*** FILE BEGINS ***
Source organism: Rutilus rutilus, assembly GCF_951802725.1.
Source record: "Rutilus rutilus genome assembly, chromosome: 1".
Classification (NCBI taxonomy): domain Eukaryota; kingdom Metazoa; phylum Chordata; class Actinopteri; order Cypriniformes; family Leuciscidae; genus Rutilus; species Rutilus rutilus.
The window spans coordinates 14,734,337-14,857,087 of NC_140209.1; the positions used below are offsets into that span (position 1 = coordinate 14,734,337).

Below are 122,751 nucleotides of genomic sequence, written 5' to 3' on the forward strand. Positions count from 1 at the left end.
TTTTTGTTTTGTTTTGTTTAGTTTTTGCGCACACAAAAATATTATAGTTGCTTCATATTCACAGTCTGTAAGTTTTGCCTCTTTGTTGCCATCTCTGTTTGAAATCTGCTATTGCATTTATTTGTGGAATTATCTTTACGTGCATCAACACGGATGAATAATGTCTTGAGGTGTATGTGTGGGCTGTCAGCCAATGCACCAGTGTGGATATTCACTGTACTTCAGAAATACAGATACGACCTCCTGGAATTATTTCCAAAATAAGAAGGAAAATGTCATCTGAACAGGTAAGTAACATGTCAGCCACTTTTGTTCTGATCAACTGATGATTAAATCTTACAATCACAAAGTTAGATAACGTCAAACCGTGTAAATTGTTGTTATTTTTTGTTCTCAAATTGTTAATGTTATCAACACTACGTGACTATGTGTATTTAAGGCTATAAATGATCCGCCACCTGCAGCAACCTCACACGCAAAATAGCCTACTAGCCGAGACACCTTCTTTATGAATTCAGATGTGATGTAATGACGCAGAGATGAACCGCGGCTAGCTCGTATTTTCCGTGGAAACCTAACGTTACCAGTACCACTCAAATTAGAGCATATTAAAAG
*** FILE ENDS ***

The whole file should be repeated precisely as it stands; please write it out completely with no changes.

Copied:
Source organism: Rutilus rutilus, assembly GCF_951802725.1.
Source record: "Rutilus rutilus genome assembly, chromosome: 1".
Classification (NCBI taxonomy): domain Eukaryota; kingdom Metazoa; phylum Chordata; class Actinopteri; order Cypriniformes; family Leuciscidae; genus Rutilus; species Rutilus rutilus.
The window spans coordinates 14,734,337-14,857,087 of NC_140209.1; the positions used below are offsets into that span (position 1 = coordinate 14,734,337).

Below are 122,751 nucleotides of genomic sequence, written 5' to 3' on the forward strand. Positions count from 1 at the left end.
TTTTTGTTTTGTTTTGTTTAGTTTTTGCGCACACAAAAATATTATAGTTGCTTCATATTCACAGTCTGTAAGTTTTGCCTCTTTGTTGCCATCTCTGTTTGAAATCTGCTATTGCATTTATTTGTGGAATTATCTTTACGTGCATCAACACGGATGAATAATGTCTTGAGGTGTATGTGTGGGCTGTCAGCCAATGCACCAGTGTGGATATTCACTGTACTTCAGAAATACAGATACGACCTCCTGGAATTATTTCCAAAATAAGAAGGAAAATGTCATCTGAACAGGTAAGTAACATGTCAGCCACTTTTGTTCTGATCAACTGATGATTAAATCTTACAATCACAAAGTTAGATAACGTCAAACCGTGTAAATTGTTGTTATTTTTTGTTCTCAAATTGTTAATGTTATCAACACTACGTGACTATGTGTATTTAAGGCTATAAATGATCCGCCACCTGCAGCAACCTCACACGCAAAATAGCCTACTAGCCGAGACACCTTCTTTATGAATTCAGATGTGATGTAATGACGCAGAGATGAACCGCGGCTAGCTCGTATTTTCCGTGGAAACCTAACGTTACCAGTACCACTCAAATTAGAGCATATTAAAAG